The Catechism of the Catholic Church defines hope as “the theological virtue by which we desire the kingdom of heaven and eternal life as our happiness, placing our trust in Christ’s promises and relying not on our own strength, but on the help of the grace of the Holy Spirit” (CCC 1817). Hope is expressed and nourished in prayer, ultimately in the Liturgy, by which God helps us ascend to union with Himself. In a lecture on “St. Francis of Assisi, witness and guardian of hope”, Joseph Ratzinger (Pope Benedict XVI) said, “To be a Christian is to be one who hopes; it is to situate oneself on the foundation of a sure hope…. [Hope] is not just one virtue among others; it is the very definition of Christian existence.” Hope is a central theme in Pope Benedict’s theological career, culminating in his second encyclical Spe Salvi. Perhaps this is due to Pope Benedict’s perception of the human condition of today, a condition in need of rediscovering Christian hope.
While many regions of Europe are “post-Christian” and secular, Christianity is still present. Often without acknowledging its spiritual inheritance, Europe still lives within a Christian ethos. Recent Popes, particularly Pope John Paul II and Pope Benedict XVI, had great hope in the regeneration of the Christian faith in Europe. Both called for a New Evangelization in Europe. The 2003 Post-Synodal Apostolic Exhortation, Ecclesia in Europa, is a guiding text for the future of Europe.
In his Address to Artists at the conclusion of the Second Vatican Council, Pope Paul VI proclaimed, “This world in which we live needs beauty in order not to sink into despair. Beauty is an antidote to despair.” The Institute looks to John Paul II’s Letter to Artists and Pope Benedict XVI’s Meeting with Artists on the 10th Anniversary of John Paul II’s Letter as guides for promoting the connection between beauty, art, and hope.
In his Meeting with Artists, Pope Benedict XVI wrote, “Beauty, whether that of the natural universe or that expressed in art, precisely because it opens up and broadens the horizons of human awareness, pointing us beyond ourselves, bringing us face to face with the abyss of Infinity, can become a path towards the transcendent, towards the ultimate Mystery, towards God.” The ultimate Mystery is the trinitarian God who is love. Amidst the trials of this world, we find consolation in the Eucharist —which Benedict XVI called the “‘mystery of faith’ par excellence” — which is a foretaste of the final banquet of the wedding feast of the Lamb. This mystery will be an anchor for the Institute.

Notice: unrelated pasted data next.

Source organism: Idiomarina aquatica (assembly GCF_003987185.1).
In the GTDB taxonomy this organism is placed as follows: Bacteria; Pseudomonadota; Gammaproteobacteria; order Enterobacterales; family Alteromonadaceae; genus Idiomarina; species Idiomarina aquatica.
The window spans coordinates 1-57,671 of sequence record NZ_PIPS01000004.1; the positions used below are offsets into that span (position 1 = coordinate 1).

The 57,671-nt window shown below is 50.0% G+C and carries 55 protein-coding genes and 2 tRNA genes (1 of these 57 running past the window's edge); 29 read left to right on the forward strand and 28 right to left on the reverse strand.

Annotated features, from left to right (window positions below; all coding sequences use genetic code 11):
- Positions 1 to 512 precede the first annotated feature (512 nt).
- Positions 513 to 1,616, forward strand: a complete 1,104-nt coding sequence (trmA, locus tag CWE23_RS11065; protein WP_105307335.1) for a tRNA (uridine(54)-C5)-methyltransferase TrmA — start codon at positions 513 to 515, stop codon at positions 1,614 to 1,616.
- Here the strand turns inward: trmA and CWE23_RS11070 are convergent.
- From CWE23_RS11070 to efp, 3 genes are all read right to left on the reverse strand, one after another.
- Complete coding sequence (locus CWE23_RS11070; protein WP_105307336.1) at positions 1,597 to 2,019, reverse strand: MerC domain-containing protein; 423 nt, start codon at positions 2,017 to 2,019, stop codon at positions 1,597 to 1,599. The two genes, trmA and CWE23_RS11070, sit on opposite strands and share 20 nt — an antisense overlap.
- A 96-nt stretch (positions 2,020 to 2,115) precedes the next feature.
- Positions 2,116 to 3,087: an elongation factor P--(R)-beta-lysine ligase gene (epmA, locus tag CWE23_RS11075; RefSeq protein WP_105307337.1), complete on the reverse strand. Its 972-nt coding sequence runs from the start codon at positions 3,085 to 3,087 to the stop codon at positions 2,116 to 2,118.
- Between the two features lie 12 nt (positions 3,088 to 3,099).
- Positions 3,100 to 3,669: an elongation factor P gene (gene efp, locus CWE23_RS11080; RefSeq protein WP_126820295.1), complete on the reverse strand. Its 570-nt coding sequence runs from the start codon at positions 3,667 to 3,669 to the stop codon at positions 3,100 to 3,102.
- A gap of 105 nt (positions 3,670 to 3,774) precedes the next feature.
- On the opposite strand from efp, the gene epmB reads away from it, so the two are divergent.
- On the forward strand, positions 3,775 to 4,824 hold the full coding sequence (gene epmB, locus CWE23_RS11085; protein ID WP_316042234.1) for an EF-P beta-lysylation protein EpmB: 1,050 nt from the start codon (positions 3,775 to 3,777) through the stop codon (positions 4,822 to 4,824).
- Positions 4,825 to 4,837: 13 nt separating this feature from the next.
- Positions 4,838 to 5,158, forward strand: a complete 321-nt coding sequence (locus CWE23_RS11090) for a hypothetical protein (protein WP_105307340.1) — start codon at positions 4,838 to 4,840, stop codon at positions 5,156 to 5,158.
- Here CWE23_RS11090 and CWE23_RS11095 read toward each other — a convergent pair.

Lumen Gentium, the Dogmatic Constitution on the Church, concludes by looking to Mary, “the sign of created hope and solace to the wandering people of God.” Like Abraham, Mary “in hope believed against hope.” She is our model of hope. Much of European culture developed around the cult of Mary. May the renewal of veneration to Mary bring about a new Europe, a Europe anchored in hope.
Around these five focal points, the Spe Salvi Institute will build outward in the months and years ahead, offering regular articles and podcasts on the web, but also in-person seminars, conferences, and study tours in Europe and North America.
May God’s blessing be with all who support our work and journey with us in hope.
Robert Mixa and Andrew Petiprin
Founders, The Spe Salvi Institute
For more information, please contact Robert Mixa at firstname.lastname@example.org